Between a violent shootout with a lone gunman high on glue, and a confrontation with a deadbeat father and abusive husband, Coulter and the TSU become experienced in managing extreme cases. But nothing can prepare them for the real crisis point that will forever change the face of a city and the cops that patrol its streets.

Crisis Point is a bestselling action-packed thriller set in Calgary, Alberta, that will have you racing to the showdown.


Kindle https://www.amazon.com/Crisis-Point-Brad-Coulter-Novel-ebook/dp/B07BGBMQGX

Dwayne Clayden combines his knowledge and experience as a police officer and paramedic to write realistic crime thrillers.

Crisis Point, Dwayne’s first novel, was a finalist for the 2015 Crime Writers of Canada, Arthur Ellis Awards.

OutlawMC and Wolfman is Back are the second and third novels in the Brad Coulter Thriller Series.

The Brad Coulter Series will continue in 2020 with 13 Days of Terror.

In August 2020 Dwayne will release the first novel in a new crimer thriller series, Speargrass-Opioid.

In his 42 year career, Dwayne served as a police officer, paramedic, tactical paramedic, firefighter, emergency medical services (EMS) chief, educator, and academic chair.

Dwayne is a popular speaker at conferences and to writing groups presenting on realistic police, medical, and paramedic procedures.

The co-author of four paramedic textbooks, he has spoken internationally at EMS conferences for the past three decades.

Email:                            DwayneClayden@gmail.com

Website:                        http://www.dwayneclayden.com

Connect with me:         LinkedIn | Twitter | Facebook

Guest: Lori Robinett

Why do I write thrillers?

I write thrillers for the same reason I read them – I’m a chicken. I’ve toyed with the idea of getting my PI license or going to the police academy, but . . .

During a police ride-along, the line between imaginary and real was highlighted for me. Downtown beat. Night shift. Before I went, I researched protocol, questions to ask, how to act. I felt REAL as I climbed into the powerful SUV, with rifle behind my head and a Toughbook in my lap.

Our first call was a gang of 20+ people, shots fired. We raced to the scene.  Gary (not his real name) angled the vehicle across the street, told me to stay put, jumped out and locked the vehicle with a beep. People ran, angry shouts could be heard. Others approached the SUV, one guy sneering at me through the passenger window, teeth bared. After things were sorted out, we were off, hurrying from call to call. To the ER for a rape. To a high rise apartment for a man who wondered if his TV was too loud (yeah, seriously). To a robbery. To a threatened suicide. To runaways.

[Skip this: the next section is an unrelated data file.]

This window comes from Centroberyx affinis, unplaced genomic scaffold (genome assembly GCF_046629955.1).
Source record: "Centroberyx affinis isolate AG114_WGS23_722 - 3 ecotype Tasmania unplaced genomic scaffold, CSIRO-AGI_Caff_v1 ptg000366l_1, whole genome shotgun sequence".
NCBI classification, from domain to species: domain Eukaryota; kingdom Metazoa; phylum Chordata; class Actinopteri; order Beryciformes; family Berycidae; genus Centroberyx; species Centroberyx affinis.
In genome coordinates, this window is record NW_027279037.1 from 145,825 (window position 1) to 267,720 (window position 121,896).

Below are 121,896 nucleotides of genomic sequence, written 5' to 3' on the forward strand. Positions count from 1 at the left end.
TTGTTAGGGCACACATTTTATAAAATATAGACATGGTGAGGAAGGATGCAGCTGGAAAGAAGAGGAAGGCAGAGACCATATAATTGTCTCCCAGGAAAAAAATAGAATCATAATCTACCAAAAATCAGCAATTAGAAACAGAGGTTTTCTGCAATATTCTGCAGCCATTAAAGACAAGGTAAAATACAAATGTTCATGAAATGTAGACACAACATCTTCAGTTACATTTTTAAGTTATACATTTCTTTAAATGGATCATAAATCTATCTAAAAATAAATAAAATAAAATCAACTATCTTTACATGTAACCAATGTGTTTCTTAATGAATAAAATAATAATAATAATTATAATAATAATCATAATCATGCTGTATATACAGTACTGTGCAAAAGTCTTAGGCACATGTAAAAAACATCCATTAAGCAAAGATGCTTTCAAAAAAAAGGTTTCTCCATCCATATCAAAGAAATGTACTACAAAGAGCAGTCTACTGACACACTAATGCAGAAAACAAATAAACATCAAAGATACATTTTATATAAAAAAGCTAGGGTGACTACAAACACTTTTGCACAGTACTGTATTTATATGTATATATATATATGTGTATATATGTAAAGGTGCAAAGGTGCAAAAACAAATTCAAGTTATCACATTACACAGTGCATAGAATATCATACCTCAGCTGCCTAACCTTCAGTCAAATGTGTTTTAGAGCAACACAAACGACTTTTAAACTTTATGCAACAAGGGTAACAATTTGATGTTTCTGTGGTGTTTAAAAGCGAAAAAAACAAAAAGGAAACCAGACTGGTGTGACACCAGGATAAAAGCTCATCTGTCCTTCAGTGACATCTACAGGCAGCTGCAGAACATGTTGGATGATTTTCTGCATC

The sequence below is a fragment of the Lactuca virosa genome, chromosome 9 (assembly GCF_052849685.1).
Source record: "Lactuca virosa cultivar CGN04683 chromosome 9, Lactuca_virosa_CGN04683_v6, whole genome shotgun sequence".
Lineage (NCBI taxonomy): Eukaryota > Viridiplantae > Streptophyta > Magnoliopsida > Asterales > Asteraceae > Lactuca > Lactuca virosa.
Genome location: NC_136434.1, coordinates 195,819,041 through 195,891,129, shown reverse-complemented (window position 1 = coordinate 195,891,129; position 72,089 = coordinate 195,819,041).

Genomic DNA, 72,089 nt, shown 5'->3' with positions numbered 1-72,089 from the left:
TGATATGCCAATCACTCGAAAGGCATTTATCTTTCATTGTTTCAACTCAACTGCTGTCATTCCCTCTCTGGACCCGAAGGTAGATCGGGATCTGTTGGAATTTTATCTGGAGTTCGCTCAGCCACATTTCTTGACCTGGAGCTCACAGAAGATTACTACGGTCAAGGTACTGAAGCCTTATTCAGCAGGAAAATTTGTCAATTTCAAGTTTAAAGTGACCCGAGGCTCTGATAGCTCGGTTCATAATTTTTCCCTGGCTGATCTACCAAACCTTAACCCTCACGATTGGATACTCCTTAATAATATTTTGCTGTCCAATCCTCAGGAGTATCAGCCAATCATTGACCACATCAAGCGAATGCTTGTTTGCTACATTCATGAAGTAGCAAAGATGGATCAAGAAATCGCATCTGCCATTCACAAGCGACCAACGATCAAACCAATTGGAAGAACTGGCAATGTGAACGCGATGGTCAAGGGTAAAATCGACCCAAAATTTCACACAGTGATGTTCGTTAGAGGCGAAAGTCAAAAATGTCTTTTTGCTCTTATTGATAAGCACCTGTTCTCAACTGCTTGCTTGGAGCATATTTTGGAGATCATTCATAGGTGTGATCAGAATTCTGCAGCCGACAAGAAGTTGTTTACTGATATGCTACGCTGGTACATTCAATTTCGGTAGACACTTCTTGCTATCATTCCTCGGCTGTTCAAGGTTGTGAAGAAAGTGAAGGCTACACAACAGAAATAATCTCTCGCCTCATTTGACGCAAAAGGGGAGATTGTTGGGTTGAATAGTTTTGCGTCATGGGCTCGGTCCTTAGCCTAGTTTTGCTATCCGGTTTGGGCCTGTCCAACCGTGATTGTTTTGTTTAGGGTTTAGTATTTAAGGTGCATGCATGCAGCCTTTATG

About the time my ridealong was scheduled to be over, we responded to a low-income apartment building I recognized from frequent appearances on the local news. Another officer met us there and warned Gary to leave me in the SUV because the subject was known to “get hairy.” Gary assured me I’d be able to hear everything he said and, again, locked me in the vehicle.

As I sat in the dark, I listened. The officers knocked, announced themselves. A man’s voice answered, loudly. A crash. Yelling, more crashes, more yelling. Something slammed into a wall. Someone grunted.  More yelling. Then . . . a loud bang.

 Someone’s been shot. I took a deep breath, looked in the side mirror and thought, what  am I doing here?

The radio crackled. “Need a bus!”

Lights strobe in the darkness as more patrol cars and an ambulance converged on the scene.  My heart pounded. People began to wander past and looked into the SUV, probably wondering who the middle-aged white lady was.

More yelling, more thumps and grunts, then “Officer 443 en route to hospital.”

Oh, that’s not good. Officer 443 is my guy.

There I sat, alone. In a bad part of town. Late at night. But, I reasoned, I was sitting in a police vehicle. Surely, somebody’d come back for it, right? They probably didn’t care about a writer, but the SUV, that was different. So, I settled in and watched. And scribbled notes.

And Gary did return. An hour later. The perp had attempted suicide by overdose, but he’d failed. Instead, he went nuts and attacked one of the paramedics. Gary had restrained the guy while the paramedics worked on him as they raced to the hospital.

Yup, I’ll stick to writing about crime. It’s easier, and much less dangerous.

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Fatal Obsession is the most recent Widow’s Web novel – an exciting series where women face challenges that threaten to destroy them, just as they begin to find the strengths within them.

Sophie grew up in the foster care system, an orphan separated from her brother after their parents are killed. After she marries Blake Kendrick and gets pregnant, she’s thrilled that she’s finally part of a real family. When she learns that her husband, a brilliant cancer researcher, has experimented on their unborn child, her world shatters. The powerful man her husband works for is determined to get that child, to use the research within Sophie’s body to save his dying mother. Sophie is forced to go on the run, terrified of what might be growing within her, worried that her baby might need treatment by the very man who is hunting them. The skills she learned in foster care serve her well as she must discriminate between who she can trust and who she can’t, who is a real friend and who is a threat. All the while, an experiment grows within her . . . will they survive?

All ebook buy links are available here:

https://books.pronoun.com/fatal-obsession/

img_0028-002Lori Robinett is the author of the Widow’s Web series. She lives in central Missouri with her husband of 20+ years on a small hobby farm, which is maintained exclusively for the comfort and enjoyment of their miniature schnauzer and beagle. She enjoys reading, writing, and scrapbooking. If you can’t find her, check out the backroads, where she may be bouncing along dirt roads in her lifted Jeep.

Social Media links:

Facebook: https://www.facebook.com/LoriLRobinettauthor/

Twitter: @LoriRobinett https://twitter.com/LoriRobinett

Pinterest: https://www.pinterest.com/LoriLRobinett/

Instagram: https://www.instagram.com/llrobinett/

Website: http://lorilrobinett.com